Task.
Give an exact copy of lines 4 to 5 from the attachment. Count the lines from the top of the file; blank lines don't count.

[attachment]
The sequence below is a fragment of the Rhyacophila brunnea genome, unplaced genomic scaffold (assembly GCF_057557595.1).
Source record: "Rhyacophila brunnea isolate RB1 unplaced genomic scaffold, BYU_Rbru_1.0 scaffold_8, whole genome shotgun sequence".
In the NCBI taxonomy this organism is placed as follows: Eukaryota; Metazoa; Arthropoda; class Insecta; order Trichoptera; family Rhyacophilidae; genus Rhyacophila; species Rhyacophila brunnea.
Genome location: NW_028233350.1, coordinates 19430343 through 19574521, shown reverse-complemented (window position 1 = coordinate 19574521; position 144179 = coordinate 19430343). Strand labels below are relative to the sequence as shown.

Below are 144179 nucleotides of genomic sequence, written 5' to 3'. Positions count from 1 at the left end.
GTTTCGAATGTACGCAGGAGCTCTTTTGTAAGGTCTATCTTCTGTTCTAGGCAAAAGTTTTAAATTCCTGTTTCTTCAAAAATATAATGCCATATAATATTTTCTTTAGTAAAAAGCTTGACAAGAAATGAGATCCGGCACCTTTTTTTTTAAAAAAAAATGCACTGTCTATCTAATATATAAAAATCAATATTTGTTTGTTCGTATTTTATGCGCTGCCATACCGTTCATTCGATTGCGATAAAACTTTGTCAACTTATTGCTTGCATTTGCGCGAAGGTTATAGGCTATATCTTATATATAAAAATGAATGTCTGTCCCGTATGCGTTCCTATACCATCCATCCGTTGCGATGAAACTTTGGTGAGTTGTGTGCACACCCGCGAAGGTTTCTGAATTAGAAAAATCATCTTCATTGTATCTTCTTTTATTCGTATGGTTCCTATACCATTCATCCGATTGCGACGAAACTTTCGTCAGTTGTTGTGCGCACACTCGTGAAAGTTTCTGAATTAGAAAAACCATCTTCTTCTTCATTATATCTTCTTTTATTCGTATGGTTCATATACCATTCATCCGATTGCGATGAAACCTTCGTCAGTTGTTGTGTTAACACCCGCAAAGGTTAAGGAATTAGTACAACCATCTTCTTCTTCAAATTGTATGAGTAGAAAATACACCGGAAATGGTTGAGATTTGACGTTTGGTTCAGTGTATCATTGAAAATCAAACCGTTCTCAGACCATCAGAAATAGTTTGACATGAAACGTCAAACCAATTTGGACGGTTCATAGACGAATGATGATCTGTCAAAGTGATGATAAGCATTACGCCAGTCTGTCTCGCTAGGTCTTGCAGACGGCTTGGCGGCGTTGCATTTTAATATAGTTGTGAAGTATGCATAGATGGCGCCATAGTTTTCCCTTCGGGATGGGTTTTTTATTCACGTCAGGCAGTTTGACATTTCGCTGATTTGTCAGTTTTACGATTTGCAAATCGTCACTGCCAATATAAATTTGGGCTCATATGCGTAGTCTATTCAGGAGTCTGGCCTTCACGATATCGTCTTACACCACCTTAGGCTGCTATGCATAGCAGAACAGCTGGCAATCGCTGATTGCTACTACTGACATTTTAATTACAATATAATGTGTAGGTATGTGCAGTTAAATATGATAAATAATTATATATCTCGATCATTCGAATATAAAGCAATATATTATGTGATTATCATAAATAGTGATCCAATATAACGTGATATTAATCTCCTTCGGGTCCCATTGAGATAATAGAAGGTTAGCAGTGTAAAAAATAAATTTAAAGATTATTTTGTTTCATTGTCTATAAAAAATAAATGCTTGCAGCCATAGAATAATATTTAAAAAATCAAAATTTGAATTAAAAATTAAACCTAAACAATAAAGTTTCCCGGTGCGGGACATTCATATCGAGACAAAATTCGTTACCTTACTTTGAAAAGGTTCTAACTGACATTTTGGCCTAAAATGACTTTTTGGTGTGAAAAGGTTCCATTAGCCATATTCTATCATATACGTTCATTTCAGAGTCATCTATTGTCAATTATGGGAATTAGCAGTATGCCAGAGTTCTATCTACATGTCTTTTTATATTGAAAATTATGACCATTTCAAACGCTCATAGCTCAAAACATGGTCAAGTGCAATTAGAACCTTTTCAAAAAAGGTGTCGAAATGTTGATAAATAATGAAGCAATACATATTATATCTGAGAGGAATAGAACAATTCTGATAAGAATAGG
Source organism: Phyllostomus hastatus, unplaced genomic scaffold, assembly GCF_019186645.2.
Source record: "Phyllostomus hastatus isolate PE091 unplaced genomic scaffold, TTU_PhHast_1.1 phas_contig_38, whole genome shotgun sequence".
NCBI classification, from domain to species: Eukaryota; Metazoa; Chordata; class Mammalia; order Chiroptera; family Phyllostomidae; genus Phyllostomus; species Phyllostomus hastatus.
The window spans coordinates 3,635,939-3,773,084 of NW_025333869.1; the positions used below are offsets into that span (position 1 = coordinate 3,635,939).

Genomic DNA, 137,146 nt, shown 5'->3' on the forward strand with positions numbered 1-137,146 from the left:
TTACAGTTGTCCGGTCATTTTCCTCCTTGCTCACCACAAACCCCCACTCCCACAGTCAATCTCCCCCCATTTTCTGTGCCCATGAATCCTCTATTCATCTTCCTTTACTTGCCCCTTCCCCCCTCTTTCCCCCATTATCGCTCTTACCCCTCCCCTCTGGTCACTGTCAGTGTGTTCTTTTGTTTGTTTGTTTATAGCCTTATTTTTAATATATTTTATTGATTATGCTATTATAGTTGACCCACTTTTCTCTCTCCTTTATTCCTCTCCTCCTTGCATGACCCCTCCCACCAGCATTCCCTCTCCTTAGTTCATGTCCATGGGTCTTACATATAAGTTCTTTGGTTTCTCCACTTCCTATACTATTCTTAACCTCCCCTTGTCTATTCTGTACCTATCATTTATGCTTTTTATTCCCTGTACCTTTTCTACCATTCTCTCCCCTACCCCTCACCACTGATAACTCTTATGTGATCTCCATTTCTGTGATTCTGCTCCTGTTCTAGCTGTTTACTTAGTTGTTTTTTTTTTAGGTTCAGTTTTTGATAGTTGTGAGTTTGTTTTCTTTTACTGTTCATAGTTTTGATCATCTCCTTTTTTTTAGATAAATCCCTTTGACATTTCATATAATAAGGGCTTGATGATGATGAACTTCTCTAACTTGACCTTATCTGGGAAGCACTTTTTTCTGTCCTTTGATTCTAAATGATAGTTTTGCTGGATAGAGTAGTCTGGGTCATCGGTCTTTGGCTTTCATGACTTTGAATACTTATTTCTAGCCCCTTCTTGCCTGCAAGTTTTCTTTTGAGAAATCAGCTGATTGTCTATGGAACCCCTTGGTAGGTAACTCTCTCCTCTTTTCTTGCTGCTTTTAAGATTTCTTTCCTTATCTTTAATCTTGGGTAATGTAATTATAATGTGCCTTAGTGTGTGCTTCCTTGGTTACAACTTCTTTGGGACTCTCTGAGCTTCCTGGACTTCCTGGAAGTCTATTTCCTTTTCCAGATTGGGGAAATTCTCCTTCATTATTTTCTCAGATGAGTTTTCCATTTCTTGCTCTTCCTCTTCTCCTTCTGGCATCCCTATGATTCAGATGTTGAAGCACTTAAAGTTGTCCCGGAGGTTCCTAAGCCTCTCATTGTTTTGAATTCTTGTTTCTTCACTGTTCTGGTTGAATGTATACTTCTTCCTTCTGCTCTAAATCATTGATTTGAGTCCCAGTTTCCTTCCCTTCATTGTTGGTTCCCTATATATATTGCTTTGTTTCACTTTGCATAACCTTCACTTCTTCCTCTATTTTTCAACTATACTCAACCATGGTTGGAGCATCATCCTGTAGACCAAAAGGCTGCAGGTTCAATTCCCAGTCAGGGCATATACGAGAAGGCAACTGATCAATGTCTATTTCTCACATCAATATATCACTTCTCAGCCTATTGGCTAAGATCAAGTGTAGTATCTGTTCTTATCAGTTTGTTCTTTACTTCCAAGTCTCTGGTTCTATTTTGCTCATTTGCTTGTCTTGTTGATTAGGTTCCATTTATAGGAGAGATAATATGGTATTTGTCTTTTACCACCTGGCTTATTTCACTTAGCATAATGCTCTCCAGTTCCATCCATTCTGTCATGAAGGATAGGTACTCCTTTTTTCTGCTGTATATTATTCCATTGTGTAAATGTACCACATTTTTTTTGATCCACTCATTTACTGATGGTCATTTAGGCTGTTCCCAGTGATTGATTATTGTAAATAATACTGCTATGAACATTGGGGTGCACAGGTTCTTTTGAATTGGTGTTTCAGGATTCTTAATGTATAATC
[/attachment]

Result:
Genome location: NW_028233350.1, coordinates 19430343 through 19574521, shown reverse-complemented (window position 1 = coordinate 19574521; position 144179 = coordinate 19430343). Strand labels below are relative to the sequence as shown.

Below are 144179 nucleotides of genomic sequence, written 5' to 3'. Positions count from 1 at the left end.